Teach Them in “Chunks”

Categories: Classroom,Education,Principles,Tips + Tricks

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Matt-Gerry_webOne of the hardest things to do as a classroom guitar instructor with your beginning guitar players is to add new notes or chords and then jump right into a rehearsal. Those young little minds need some time to make those new connections. When I first started teaching, I’d make the rookie mistake and just PLOW THROUGH. Let’s get through this song! We’d get through, and what did I have to show for it? Basically …. a song that sounded nothing like what it was supposed to, frustrated students, and a disappointed teacher.

I’ve found that “chunking” really helps (hence the picture of good old Chunk from Goonies!) Here are my favorite chunks!

1. Assign partners to take ONE MEASURE. They are the master of that one measure, and they have 1 minute to get it perfect. We play the entire song as a class and they play their measure when we get to it. Excellent way to keep kids accountable, assess how they are doing, but most of all to break the information down into little bite-sized chunks (delicious)! It’s also good for students to follow along in the music and see how their measure fits within the larger picture.

2. Do the same with chords! Row one you are in charge of the D chord, row two you that the G chord, and row three you take the C chord.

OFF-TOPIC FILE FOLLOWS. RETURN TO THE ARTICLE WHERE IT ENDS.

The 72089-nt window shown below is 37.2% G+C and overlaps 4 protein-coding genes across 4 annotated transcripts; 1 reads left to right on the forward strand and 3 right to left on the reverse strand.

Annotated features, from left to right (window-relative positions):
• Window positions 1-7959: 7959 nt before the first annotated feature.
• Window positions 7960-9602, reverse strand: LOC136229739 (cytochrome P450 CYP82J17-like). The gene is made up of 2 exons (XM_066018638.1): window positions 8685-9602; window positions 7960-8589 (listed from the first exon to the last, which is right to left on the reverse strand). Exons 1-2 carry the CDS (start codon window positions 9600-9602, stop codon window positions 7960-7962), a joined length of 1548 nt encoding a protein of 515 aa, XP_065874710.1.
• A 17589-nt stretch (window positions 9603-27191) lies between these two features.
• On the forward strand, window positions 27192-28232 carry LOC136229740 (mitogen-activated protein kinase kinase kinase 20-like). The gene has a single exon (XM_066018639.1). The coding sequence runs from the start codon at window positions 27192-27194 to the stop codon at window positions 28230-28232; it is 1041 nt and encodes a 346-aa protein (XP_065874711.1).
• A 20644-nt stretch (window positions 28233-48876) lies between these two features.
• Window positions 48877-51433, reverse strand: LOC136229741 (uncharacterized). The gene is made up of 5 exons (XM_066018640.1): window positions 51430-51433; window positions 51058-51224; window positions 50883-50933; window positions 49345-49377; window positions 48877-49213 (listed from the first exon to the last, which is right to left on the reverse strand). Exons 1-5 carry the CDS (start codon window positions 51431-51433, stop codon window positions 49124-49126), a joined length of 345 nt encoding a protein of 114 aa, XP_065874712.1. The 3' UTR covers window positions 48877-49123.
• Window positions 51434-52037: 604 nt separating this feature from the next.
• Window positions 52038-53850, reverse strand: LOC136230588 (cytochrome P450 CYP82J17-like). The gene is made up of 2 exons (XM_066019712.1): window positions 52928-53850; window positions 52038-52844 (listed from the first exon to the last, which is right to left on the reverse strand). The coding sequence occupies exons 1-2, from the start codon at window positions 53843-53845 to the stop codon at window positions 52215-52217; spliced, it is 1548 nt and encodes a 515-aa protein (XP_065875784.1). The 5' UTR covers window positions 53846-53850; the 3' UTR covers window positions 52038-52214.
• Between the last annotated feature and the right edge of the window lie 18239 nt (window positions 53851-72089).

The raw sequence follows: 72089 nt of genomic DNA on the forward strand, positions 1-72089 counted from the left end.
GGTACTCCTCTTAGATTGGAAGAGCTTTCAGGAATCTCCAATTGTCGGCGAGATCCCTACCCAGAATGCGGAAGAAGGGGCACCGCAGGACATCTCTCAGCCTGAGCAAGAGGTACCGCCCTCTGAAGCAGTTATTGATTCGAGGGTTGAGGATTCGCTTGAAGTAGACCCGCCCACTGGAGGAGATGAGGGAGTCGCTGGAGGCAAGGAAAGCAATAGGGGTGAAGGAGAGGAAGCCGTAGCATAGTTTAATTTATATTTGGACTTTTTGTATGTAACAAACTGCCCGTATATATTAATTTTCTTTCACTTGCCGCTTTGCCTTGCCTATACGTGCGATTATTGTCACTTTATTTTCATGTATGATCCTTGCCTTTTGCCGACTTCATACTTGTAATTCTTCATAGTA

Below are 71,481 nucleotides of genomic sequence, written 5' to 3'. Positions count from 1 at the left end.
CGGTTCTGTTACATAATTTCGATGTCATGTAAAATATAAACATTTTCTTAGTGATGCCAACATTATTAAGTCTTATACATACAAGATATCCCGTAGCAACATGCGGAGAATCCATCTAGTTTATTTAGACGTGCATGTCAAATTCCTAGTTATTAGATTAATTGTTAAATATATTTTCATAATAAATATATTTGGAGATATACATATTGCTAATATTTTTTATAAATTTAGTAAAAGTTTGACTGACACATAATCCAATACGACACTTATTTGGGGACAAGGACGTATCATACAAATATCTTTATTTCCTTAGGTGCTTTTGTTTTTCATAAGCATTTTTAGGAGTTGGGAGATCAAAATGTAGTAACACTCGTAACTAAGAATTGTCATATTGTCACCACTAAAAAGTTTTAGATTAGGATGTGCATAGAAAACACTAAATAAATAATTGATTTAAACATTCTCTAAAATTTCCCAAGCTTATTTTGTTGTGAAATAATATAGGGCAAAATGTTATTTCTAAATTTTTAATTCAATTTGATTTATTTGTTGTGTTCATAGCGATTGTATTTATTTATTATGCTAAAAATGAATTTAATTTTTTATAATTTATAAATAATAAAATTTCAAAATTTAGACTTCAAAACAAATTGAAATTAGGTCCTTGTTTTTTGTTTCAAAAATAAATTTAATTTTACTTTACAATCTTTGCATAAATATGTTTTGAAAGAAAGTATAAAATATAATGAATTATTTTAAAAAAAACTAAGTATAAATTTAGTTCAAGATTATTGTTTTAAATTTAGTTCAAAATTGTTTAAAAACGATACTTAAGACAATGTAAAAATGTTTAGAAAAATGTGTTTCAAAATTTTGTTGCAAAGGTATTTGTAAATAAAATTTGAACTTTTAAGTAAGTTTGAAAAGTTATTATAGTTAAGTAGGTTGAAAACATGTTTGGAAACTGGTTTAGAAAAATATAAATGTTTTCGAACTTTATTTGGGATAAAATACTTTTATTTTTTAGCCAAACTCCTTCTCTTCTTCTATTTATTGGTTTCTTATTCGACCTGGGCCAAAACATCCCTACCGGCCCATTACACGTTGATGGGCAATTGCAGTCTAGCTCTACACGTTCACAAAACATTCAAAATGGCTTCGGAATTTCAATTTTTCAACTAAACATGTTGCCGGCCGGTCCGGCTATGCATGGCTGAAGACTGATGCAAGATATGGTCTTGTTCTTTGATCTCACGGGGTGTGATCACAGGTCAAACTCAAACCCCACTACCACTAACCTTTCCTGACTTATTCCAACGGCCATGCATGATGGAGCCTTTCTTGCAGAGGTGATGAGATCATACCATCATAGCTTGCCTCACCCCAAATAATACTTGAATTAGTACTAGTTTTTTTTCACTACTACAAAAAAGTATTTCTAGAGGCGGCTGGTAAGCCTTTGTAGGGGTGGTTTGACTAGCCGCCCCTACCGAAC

3. This is great for adding a new note. Let’s say we’re adding a song that has the note G for the first time. Tell them….I want you to play this song that has our new note G in it….but I ONLY want you to play all the G’s….that’s it. Then reverse it. I want you to play everything BUT the G’s. Finally play everything!

CHUNKING …. it’s what for dinner….or …what you should be using in your rehearsal. :)

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Author: Matt Gerry

Matt Gerry is a guitar teacher at Salina South Middle School in Salina, KS. In his 10 years at the school, he has started a guitar program that has become very well respected in the area. His students were selected as the grand prize winners of the Makin' Wishes with Weezer contest, and were fortunate enough to meet the rock band via webchat and also receive new classroom equipment from their win. Mr. Gerry was named the Salina "Teacher of the Year" in 2012 and was a semi-finalist for the state of Kansas' "Teacher of the Year" in the the same year as well. He hold a music education degree from Wichita State University, and will complete his master's from Kansas State University in educational leadership in the summer of 2013